confidentiality provisions of 26 U.S.C. § 6103, and that
he did not possess any foreign bank account records.
Id. The parties could not resolve the discovery
dispute and the United States moved to compel. Lazarenko
opposed the motion, arguing that the requested tax and
financial records are not discoverable because: (1) he does
not have tax and other financial records from 1992 to 1999;
and (2) such records from 2000 to the present are not
relevant. Opp. at 3.
Judge Harvey found that Lazarenko's tax and other
financial records from 1992 to 1999 records are relevant to
both forfeitability and Lazarenko's standing, and thus
discoverable. All Assets VII, 142 F.Supp.3d at
42-43. He concluded that those records are relevant to
forfeitability because they might establish: “(1)
whether Claimant's income during the period matches the
quantum of assets he claims here; (2) whether Claimant can
prove that his income sources were legitimate; and (3)
whether Claimant failed to file tax returns at all, a fact
which may support forfeiture of the defendant assets.”
Id. (internal citations omitted). Magistrate Judge
Harvey also found that Lazarenko's records from 2000 to
the present day are relevant only to Lazarenko's
standing. Id. at 44. While there may already be
evidence in the record demonstrating Lazarenko's
“interest” in the in rem assets in this
case, Magistrate Judge Harvey explained that “the broad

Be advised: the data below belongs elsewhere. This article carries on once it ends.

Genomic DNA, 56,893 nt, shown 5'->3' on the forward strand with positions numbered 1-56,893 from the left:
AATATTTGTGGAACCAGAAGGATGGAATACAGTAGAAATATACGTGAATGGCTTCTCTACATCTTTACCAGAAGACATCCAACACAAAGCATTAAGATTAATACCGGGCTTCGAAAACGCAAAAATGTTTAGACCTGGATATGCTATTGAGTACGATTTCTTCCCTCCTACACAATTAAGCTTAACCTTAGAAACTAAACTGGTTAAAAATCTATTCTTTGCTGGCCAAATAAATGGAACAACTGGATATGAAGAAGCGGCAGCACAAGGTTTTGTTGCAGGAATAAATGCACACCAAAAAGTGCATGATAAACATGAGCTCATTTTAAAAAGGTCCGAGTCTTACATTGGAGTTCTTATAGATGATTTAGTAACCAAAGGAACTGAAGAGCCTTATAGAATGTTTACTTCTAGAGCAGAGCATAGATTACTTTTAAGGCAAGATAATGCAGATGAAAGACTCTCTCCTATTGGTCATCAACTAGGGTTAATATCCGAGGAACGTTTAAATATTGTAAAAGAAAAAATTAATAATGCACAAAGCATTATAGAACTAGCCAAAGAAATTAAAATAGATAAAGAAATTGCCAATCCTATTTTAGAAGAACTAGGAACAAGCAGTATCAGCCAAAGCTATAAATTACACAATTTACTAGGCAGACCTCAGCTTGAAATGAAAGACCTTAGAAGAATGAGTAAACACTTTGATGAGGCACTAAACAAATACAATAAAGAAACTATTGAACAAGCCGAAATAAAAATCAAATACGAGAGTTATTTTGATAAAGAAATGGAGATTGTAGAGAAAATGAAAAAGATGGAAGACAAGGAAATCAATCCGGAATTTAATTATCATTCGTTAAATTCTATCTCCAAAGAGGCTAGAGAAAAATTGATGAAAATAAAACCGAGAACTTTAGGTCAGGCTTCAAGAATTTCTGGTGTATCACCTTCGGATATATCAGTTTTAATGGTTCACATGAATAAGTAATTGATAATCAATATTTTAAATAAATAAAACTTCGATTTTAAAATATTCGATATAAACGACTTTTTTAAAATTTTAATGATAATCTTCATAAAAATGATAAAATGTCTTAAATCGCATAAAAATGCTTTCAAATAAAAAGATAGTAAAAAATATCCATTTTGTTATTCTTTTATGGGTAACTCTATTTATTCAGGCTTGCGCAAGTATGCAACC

scope of discovery embodied in Rule 26” of the Federal
Rules of Civil Procedure permits the government “to
take further discovery on this issue to contest
[Lazarenko's] evidence” concerning his interest.
Id. Accordingly, Magistrate Judge Harvey
granted Lazarenko's motion in part and denied it in part.
Lazarenko subsequently filed the Objections currently before
STANDARD OF REVIEW
may seek review of a magistrate judge's decision in a
discovery dispute by filing an objection pursuant to Rule 72
of the Federal Rules of Civil Procedure. A magistrate
judge's determination in a non-dispositive matter such as
a discovery dispute is entitled to “great deference,
” and the Court will set it aside only if it is
“clearly erroneous or contrary to law.” Fed. R.
Civ. P 72(a); see also Loc. Civ. R. 72.2(c);
Beale v. District of Columbia, 545 F.Supp.2d 8, 13
(D.D.C. 2008). The district court reviews objections to the
magistrate judge's factual findings or discretionary
decisions for clear error. American Center for Civil
Justice v. Ambush, 794 F.Supp.2d 123, 129 (D.D.C. 2011).
Under this standard, the Court will affirm the magistrate
judge's factual findings or discretionary decisions
unless the court “is left with the definite and firm
conviction that a mistake has been committed.”
Neuder v. Batelle Pacific Northwest Nat.
Laboratory, 194 F.R.D. 289, 292 (D.D.C. 2000) (quoting
United States v. U.S. Gypsum Co., 333 U.S. 364, 365
(1948)). By contrast, the “contrary to law”
standard requires the Court to review the magistrate
judge's legal conclusions de novo. American
Center for Civil Justice v. Ambush, 794 F.Supp.2d at
Court concludes that Magistrate Judge Harvey correctly
articulated the applicable legal principles and that his
decision was not clearly erroneous. As an initial matter,
Lazarenko does not object to Magistrate Judge Harvey's
decisions that (1) none of Lazarenko's tax and financial
records were privileged, and (2) those records from 1992 to
1999 are relevant to the issues of forfeitability and
standing, and thus discoverable. Nor does he object to